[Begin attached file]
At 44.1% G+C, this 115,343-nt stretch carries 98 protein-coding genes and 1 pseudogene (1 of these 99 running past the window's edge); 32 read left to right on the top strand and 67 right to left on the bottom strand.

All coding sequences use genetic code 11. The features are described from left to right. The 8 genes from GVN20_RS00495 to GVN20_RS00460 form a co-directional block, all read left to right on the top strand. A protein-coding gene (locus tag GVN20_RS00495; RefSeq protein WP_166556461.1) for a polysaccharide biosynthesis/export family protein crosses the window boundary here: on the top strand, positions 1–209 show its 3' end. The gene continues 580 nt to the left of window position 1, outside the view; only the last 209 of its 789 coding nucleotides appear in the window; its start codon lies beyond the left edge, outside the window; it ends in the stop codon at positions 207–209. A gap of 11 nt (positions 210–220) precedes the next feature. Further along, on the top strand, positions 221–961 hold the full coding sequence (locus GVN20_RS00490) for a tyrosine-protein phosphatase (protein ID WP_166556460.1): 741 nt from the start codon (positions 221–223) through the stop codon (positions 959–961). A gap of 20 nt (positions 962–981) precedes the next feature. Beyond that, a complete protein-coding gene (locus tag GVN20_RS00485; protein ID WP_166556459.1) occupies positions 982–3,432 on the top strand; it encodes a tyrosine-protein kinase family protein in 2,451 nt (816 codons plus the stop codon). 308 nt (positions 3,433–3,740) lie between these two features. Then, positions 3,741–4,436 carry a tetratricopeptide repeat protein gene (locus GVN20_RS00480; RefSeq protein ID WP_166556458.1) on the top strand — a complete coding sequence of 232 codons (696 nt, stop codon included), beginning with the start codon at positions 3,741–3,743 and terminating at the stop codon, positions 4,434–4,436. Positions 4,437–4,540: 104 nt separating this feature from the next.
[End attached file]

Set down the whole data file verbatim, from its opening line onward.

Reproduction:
At 44.1% G+C, this 115,343-nt stretch carries 98 protein-coding genes and 1 pseudogene (1 of these 99 running past the window's edge); 32 read left to right on the top strand and 67 right to left on the bottom strand.

All coding sequences use genetic code 11. The features are described from left to right. The 8 genes from GVN20_RS00495 to GVN20_RS00460 form a co-directional block, all read left to right on the top strand. A protein-coding gene (locus tag GVN20_RS00495; RefSeq protein WP_166556461.1) for a polysaccharide biosynthesis/export family protein crosses the window boundary here: on the top strand, positions 1–209 show its 3' end. The gene continues 580 nt to the left of window position 1, outside the view; only the last 209 of its 789 coding nucleotides appear in the window; its start codon lies beyond the left edge, outside the window; it ends in the stop codon at positions 207–209. A gap of 11 nt (positions 210–220) precedes the next feature. Further along, on the top strand, positions 221–961 hold the full coding sequence (locus GVN20_RS00490) for a tyrosine-protein phosphatase (protein ID WP_166556460.1): 741 nt from the start codon (positions 221–223) through the stop codon (positions 959–961). A gap of 20 nt (positions 962–981) precedes the next feature. Beyond that, a complete protein-coding gene (locus tag GVN20_RS00485; protein ID WP_166556459.1) occupies positions 982–3,432 on the top strand; it encodes a tyrosine-protein kinase family protein in 2,451 nt (816 codons plus the stop codon). 308 nt (positions 3,433–3,740) lie between these two features. Then, positions 3,741–4,436 carry a tetratricopeptide repeat protein gene (locus GVN20_RS00480; RefSeq protein ID WP_166556458.1) on the top strand — a complete coding sequence of 232 codons (696 nt, stop codon included), beginning with the start codon at positions 3,741–3,743 and terminating at the stop codon, positions 4,434–4,436. Positions 4,437–4,540: 104 nt separating this feature from the next.